Afterwards, the Musafirid dynasty, also known as Sallarids or Kangarids (304-483/916-1090) founded by Muhammad bin Musafir (304-330/916- 941), who ruled from the fortress of Shamiran in the district of Tarum at Daylam and Azerbaijan. Later on, Mahdi bin Khusaro Firuz, known as Siyahchashm, retained the occupation of Alamut in his hands. He was however defeated by the Musafirid ruler, Ibn Musafir in 316/928 and henceforward, there is no historical indication about the fate of Alamut following the death of Ibn Musafir in 319/931. It must be noted on this juncture that most of the sources write that Mahdi bin Khusaro Firuz had embraced Ismailism, which is quite an erroneous view. He had however espoused the dotrines of the Qarmatians, not that of Ismailis.
When Hasan bin Sabbah arrived in Iran from Egypt, the fortress of Alamut was in possession of an Alid, called Hussain Mahdi, who had it as a fief from the Seljuq sultan Malikshah. Hasan Mahdi was a descendant of Hasan bin Ali al-Utrush (d. 304/916), one of the Alid rulers of Tabaristan, also known as al-Nasir li'l-Haq, who had established a separate Zaidi community in the Caspian Sea. It is related that a dai Hussain Qaini, working under Hasan bin Sabbah had created his friendship with Hussain Mahdi. The Ismaili dais also converted a bulk of the people around the territory, and became powerful to some extent. These Ismailis also began to come in the fortress. Knowing this, Hussain Mahdi expelled them and closed its doors. Finally, Hussain Mahdi was compelled to open the doors owing to the multitude of Ismailis in the vicinity.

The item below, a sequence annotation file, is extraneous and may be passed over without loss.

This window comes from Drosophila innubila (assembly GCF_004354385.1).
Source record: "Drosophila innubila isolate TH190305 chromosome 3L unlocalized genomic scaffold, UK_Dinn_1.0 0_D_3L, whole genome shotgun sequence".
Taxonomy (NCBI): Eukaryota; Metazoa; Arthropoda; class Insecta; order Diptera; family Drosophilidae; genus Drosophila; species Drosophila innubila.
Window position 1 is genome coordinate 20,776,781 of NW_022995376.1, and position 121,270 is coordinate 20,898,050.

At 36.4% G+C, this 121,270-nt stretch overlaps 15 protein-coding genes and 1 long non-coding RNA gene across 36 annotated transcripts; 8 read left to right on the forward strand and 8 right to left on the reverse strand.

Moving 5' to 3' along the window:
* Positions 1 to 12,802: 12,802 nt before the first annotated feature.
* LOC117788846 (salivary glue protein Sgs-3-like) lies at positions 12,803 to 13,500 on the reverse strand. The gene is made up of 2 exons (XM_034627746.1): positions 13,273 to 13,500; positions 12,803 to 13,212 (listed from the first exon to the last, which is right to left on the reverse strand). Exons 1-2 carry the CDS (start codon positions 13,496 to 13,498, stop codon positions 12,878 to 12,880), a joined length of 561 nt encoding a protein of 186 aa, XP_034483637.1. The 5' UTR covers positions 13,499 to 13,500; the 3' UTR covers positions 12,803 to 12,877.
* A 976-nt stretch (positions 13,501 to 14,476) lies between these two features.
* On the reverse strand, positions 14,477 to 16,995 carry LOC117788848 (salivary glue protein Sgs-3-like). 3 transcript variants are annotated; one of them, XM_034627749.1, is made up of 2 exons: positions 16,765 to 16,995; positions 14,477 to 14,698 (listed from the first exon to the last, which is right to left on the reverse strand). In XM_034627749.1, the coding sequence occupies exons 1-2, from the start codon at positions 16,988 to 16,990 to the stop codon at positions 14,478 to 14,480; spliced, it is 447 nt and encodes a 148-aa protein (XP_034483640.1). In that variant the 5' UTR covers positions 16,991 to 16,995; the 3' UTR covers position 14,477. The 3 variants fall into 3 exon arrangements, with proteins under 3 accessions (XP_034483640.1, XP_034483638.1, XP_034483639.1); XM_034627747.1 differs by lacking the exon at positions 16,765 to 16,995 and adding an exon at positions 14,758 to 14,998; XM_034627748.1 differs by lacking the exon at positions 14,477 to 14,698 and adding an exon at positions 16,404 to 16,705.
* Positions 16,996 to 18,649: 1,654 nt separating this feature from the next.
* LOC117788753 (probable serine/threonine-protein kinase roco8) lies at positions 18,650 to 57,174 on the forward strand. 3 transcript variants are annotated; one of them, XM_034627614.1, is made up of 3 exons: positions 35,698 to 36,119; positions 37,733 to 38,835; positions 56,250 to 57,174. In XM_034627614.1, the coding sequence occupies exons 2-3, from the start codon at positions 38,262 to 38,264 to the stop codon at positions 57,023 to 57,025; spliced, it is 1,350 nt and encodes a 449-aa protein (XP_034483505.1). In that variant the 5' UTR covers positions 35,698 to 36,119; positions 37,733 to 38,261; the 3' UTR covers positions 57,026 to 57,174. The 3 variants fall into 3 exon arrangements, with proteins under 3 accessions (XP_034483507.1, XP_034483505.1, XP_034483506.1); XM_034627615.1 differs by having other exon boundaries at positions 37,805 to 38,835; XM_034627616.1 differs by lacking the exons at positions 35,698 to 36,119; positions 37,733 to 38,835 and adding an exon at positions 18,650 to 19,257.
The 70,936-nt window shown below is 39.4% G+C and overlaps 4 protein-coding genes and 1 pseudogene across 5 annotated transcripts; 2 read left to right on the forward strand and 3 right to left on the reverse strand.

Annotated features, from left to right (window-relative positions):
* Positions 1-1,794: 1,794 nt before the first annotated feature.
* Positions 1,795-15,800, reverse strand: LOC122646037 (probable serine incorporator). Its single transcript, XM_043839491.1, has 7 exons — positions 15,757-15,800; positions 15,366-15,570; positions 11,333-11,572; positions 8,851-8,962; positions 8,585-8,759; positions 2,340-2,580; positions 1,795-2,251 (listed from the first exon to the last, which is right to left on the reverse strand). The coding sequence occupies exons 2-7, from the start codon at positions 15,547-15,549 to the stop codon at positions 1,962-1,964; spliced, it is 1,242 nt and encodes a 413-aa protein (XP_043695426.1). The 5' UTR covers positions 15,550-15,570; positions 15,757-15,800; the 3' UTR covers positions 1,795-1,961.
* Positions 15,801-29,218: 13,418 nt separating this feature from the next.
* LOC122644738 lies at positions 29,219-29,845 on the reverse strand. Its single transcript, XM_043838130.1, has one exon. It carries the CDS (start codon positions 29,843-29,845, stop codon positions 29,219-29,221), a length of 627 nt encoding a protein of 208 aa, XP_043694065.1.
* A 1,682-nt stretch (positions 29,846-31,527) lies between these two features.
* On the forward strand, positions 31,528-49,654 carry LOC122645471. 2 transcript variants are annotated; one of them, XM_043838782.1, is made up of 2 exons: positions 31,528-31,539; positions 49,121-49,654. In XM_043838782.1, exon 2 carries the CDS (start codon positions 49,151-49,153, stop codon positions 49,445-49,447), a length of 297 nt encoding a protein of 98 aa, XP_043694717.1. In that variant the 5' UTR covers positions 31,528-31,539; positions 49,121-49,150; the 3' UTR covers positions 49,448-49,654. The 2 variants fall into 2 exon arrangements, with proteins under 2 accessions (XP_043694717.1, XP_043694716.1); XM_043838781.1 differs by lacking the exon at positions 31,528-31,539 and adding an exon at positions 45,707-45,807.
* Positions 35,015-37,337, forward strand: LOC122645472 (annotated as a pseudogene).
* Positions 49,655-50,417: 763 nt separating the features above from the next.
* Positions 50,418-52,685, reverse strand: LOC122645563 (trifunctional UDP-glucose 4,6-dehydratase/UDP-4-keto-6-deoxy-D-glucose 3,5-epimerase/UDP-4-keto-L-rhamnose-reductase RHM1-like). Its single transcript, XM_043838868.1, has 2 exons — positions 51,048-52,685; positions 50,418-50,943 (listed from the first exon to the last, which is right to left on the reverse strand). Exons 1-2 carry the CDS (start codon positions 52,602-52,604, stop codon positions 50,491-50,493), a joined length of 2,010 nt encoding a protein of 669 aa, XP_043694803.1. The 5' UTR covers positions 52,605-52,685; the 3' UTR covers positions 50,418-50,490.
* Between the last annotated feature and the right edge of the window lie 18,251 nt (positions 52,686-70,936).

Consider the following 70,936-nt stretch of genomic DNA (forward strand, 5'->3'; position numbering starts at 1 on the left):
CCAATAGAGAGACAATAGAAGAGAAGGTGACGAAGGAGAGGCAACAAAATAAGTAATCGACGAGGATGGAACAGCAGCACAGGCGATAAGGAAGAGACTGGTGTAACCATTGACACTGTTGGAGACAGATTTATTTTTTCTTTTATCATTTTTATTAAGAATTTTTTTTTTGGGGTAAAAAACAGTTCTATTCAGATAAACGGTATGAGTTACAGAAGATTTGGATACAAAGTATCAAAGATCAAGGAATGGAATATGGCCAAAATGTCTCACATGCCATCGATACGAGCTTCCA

Hasan bin Sabbah moved to Ashkawar and then Anjirud, adjacent to Alamut, and on Wednesday, the 6th Rajab, 483/September 4, 1090, he steathily entered the castle of Alamut. He lodged there for a while in disguise, calling himself Dihkhuda and did not reveal his identity to Hussain Mahdi, but as the days rolled away, the latter noticed that he was no longer obeyed, that there was another master in Alamut. The bulk of Alamut's garrison and a large number of the inhabitants had embraced Ismailism, making Hussain Mahdi powerless to defend himself or make their expulsion, but himself eventually left the fortress. Thus, Alamut was occupied without any massacre and was taken to be known as Daru'l Hijra (place of refuge) for the Ismailis in a congenial atmosphere.
Ata Malik Juvaini (1226-1283) had seen the fortress of Alamut when it was being shattered in 654/1256. He writes in "Tarikh-i Jhangusha"(tr. John A. Boyle, Cambridge, 1958, p. 719) that, "Alamut is a mountain which resembles a kneeling camel with its neck resting on the ground." It was situated in Daylam about 35 km. north-west of Qazwin in the region of Rudhbar. It was physically a large towering rock, with steep slopes hardly negotiable on most sides, but with a considerable expanse at its top where extensive building could be done. Situated in mountainous terrain, it approaches could be guarded with relative ease. Its present location lies about 100 k.m. north-west of Tehran, and situated in the high peak of Elburz mountain. Alburz generally was pronounced as Elburz, is the name given to great mountain range, dividing the high plateau of Iran from the low lands of Caspian Sea. The original Iranian word Alburz is derived from two Zand words, signifying the high mountain. The fortress of Alamut is 600 feet high, 450 feet long and 30 to 125 feet wide and is partly encompassed by the towering Elburz range. The rock of Alamut is known at present as Qal'ai Guzur Khan.
Hasan bin Sabbah's immediate concerns, however, were to refortify Alamut, provide for it food and water supply, construct cisterns and store-rooms for provisions, irrigate the field in the vally, acquire adjacent castles, erect forts at strategic points, institute economic and social reforms, unite the Ismailis by bonds of fraternity, and make every Ismaili feel himself a responsible member of the community and inseparable from it.
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